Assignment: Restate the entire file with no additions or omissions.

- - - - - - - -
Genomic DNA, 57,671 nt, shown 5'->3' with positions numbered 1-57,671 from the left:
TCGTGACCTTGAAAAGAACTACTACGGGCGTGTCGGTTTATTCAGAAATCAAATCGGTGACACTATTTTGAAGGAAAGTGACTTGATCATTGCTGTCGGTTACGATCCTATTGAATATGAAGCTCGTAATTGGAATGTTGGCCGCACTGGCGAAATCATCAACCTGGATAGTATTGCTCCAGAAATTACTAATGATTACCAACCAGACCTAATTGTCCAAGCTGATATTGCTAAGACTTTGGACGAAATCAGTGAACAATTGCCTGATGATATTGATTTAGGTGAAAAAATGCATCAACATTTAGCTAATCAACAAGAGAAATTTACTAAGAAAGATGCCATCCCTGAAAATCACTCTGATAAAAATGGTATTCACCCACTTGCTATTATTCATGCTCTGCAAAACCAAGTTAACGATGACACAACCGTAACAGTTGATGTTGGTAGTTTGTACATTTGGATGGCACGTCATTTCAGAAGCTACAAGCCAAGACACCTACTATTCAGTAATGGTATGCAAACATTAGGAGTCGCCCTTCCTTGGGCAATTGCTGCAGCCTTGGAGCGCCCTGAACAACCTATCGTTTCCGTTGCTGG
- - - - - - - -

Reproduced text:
Genomic DNA, 57,671 nt, shown 5'->3' with positions numbered 1-57,671 from the left:
TCGTGACCTTGAAAAGAACTACTACGGGCGTGTCGGTTTATTCAGAAATCAAATCGGTGACACTATTTTGAAGGAAAGTGACTTGATCATTGCTGTCGGTTACGATCCTATTGAATATGAAGCTCGTAATTGGAATGTTGGCCGCACTGGCGAAATCATCAACCTGGATAGTATTGCTCCAGAAATTACTAATGATTACCAACCAGACCTAATTGTCCAAGCTGATATTGCTAAGACTTTGGACGAAATCAGTGAACAATTGCCTGATGATATTGATTTAGGTGAAAAAATGCATCAACATTTAGCTAATCAACAAGAGAAATTTACTAAGAAAGATGCCATCCCTGAAAATCACTCTGATAAAAATGGTATTCACCCACTTGCTATTATTCATGCTCTGCAAAACCAAGTTAACGATGACACAACCGTAACAGTTGATGTTGGTAGTTTGTACATTTGGATGGCACGTCATTTCAGAAGCTACAAGCCAAGACACCTACTATTCAGTAATGGTATGCAAACATTAGGAGTCGCCCTTCCTTGGGCAATTGCTGCAGCCTTGGAGCGCCCTGAACAACCTATCGTTTCCGTTGCTGG